What does Bioregional Governance Look Like?

 
  • Administration districts and self governing systems based on use, such as ecoregions, metro regions, watersheds, firesheds, energy production and consumption, population growth & transportation, emergency management, food production, carbon emissions, environment, soil, ecology, that together can create better systems for governance, equity and management, in which those most impacted by decisions, have a substantive say in decisions affecting their lives.  

  • Using natural borders and realities of each place to help guide place appropriate technologies and ways of living.  
  • Using watershed and bioregional frameworks to calculate the carrying capacity of each region. Combining these inputs and outputs together to set data driven carbon policy to regulate overall output use, taken as a bioregional framework with an ultimate goal of a short term and generational net negative carbon impact, and intensive focus on regenerating Cascadian soils. Use the different inputs and outputs of each ecoregion as a scalable model, responsive to each area.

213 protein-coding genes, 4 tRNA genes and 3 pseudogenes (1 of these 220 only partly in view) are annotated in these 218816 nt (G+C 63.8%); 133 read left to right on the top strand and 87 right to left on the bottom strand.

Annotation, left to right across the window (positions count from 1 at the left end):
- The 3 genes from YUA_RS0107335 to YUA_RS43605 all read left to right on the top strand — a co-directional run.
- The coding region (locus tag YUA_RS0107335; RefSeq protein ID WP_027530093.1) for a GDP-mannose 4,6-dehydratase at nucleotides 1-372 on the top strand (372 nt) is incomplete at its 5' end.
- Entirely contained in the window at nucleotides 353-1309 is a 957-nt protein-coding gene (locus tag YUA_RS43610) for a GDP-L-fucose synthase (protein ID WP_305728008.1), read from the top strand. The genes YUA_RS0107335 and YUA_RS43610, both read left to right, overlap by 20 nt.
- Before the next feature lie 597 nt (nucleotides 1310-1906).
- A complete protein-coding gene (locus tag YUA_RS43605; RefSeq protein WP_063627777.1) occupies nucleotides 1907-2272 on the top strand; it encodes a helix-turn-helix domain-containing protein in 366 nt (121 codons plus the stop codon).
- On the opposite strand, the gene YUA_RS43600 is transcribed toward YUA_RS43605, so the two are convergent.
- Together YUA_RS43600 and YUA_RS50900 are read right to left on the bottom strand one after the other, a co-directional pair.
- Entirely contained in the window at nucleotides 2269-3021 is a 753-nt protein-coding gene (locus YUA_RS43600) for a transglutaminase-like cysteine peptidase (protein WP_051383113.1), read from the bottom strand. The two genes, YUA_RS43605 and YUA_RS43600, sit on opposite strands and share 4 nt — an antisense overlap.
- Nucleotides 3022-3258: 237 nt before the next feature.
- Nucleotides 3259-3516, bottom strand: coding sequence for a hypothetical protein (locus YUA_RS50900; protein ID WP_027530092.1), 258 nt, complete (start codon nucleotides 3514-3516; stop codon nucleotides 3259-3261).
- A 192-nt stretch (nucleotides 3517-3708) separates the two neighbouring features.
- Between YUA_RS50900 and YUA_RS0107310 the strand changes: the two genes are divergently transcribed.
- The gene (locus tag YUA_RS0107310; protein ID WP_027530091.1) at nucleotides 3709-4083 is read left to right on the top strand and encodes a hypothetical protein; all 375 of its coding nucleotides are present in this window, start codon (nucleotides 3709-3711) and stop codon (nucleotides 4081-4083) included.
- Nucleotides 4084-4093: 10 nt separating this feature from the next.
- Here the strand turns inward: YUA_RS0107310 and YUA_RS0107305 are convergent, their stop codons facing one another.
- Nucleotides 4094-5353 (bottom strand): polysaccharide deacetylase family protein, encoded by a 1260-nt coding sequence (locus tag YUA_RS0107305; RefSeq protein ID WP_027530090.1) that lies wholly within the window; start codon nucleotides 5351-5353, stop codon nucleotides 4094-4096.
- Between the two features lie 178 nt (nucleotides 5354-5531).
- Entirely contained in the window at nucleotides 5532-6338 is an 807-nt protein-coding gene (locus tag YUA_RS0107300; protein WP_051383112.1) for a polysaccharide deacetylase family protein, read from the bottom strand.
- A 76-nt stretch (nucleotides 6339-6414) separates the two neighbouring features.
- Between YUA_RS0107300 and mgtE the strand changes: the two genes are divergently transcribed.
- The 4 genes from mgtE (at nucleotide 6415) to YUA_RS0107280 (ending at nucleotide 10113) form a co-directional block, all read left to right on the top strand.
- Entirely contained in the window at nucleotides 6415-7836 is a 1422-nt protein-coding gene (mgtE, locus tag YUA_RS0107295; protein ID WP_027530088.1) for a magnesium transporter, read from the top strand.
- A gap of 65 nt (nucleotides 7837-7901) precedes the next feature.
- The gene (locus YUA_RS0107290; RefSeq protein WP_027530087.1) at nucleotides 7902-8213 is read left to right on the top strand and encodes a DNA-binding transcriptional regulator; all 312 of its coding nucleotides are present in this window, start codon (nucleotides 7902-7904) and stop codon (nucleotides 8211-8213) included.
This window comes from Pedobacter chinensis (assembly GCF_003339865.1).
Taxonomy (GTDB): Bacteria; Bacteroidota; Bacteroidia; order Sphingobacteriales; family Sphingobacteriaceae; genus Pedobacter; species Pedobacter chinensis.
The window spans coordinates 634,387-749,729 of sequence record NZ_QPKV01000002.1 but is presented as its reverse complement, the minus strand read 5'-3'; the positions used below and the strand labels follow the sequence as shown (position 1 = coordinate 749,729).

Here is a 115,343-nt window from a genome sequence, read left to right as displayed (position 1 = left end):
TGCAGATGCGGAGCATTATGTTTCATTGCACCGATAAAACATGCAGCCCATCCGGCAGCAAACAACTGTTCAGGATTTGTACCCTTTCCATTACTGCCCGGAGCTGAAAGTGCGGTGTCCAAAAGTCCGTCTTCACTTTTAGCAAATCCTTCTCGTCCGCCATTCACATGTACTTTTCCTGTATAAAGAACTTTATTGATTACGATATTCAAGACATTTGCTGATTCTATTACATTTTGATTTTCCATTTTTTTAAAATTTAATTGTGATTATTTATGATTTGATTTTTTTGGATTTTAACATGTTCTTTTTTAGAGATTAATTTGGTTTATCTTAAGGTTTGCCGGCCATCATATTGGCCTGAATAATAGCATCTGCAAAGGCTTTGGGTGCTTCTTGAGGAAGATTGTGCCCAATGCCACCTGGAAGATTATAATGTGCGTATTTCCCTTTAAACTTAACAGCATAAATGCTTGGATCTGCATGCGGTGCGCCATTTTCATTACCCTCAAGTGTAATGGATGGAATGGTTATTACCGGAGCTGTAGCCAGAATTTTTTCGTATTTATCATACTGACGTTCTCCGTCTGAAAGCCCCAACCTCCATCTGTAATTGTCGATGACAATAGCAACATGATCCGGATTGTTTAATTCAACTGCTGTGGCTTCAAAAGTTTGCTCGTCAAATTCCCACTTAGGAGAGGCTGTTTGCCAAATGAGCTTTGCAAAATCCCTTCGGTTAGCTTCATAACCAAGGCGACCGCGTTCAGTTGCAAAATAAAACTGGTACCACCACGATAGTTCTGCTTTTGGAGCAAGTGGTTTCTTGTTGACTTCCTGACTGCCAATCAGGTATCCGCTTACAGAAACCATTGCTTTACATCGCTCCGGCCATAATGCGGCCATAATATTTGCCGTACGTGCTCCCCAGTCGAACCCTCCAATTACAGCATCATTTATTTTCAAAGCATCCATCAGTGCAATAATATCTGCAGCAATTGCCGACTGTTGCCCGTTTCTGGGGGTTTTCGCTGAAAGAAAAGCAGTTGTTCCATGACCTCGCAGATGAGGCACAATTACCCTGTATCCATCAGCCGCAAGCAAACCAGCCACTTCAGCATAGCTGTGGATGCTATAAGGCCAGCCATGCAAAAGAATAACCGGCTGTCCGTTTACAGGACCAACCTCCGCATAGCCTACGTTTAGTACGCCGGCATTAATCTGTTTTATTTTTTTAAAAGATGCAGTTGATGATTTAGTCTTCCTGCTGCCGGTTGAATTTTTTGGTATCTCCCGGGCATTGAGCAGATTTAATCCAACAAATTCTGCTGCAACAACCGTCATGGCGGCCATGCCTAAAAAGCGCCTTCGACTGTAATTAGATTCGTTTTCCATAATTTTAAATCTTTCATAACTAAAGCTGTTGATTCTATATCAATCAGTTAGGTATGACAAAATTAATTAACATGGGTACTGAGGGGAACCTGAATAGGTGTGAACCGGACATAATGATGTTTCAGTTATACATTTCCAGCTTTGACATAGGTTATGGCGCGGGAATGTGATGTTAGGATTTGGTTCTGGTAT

• Resilience and Disaster Management. Growing stronger networks of mutual aid, preparation, food, training and energy production and reducing the impact of manmade or natural disasters or emergencies. Decentralized and community managed energy production based on renewable and local resources, water catchment and filtration and food production.